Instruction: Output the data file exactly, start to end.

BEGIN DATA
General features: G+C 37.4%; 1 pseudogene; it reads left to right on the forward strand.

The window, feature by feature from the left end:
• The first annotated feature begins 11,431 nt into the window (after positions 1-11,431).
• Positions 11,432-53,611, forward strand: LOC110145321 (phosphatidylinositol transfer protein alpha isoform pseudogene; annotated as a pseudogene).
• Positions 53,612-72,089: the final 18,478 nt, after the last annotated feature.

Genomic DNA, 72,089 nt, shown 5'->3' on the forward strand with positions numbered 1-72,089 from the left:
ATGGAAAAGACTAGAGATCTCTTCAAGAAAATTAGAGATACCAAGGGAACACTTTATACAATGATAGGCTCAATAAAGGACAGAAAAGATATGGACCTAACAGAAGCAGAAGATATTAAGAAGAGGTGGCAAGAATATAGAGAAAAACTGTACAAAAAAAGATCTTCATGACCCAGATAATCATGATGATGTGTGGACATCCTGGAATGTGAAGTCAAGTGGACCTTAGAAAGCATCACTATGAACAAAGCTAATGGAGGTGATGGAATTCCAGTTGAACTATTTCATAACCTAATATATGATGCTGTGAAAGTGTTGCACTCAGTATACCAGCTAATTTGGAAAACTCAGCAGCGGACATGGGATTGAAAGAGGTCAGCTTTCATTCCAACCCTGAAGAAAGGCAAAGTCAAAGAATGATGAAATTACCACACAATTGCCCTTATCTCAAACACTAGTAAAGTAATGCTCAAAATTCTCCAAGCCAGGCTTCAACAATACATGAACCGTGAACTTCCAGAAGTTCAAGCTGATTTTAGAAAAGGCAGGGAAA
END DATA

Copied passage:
General features: G+C 37.4%; 1 pseudogene; it reads left to right on the forward strand.

The window, feature by feature from the left end:
• The first annotated feature begins 11,431 nt into the window (after positions 1-11,431).
• Positions 11,432-53,611, forward strand: LOC110145321 (phosphatidylinositol transfer protein alpha isoform pseudogene; annotated as a pseudogene).
• Positions 53,612-72,089: the final 18,478 nt, after the last annotated feature.

Genomic DNA, 72,089 nt, shown 5'->3' on the forward strand with positions numbered 1-72,089 from the left:
ATGGAAAAGACTAGAGATCTCTTCAAGAAAATTAGAGATACCAAGGGAACACTTTATACAATGATAGGCTCAATAAAGGACAGAAAAGATATGGACCTAACAGAAGCAGAAGATATTAAGAAGAGGTGGCAAGAATATAGAGAAAAACTGTACAAAAAAAGATCTTCATGACCCAGATAATCATGATGATGTGTGGACATCCTGGAATGTGAAGTCAAGTGGACCTTAGAAAGCATCACTATGAACAAAGCTAATGGAGGTGATGGAATTCCAGTTGAACTATTTCATAACCTAATATATGATGCTGTGAAAGTGTTGCACTCAGTATACCAGCTAATTTGGAAAACTCAGCAGCGGACATGGGATTGAAAGAGGTCAGCTTTCATTCCAACCCTGAAGAAAGGCAAAGTCAAAGAATGATGAAATTACCACACAATTGCCCTTATCTCAAACACTAGTAAAGTAATGCTCAAAATTCTCCAAGCCAGGCTTCAACAATACATGAACCGTGAACTTCCAGAAGTTCAAGCTGATTTTAGAAAAGGCAGGGAAA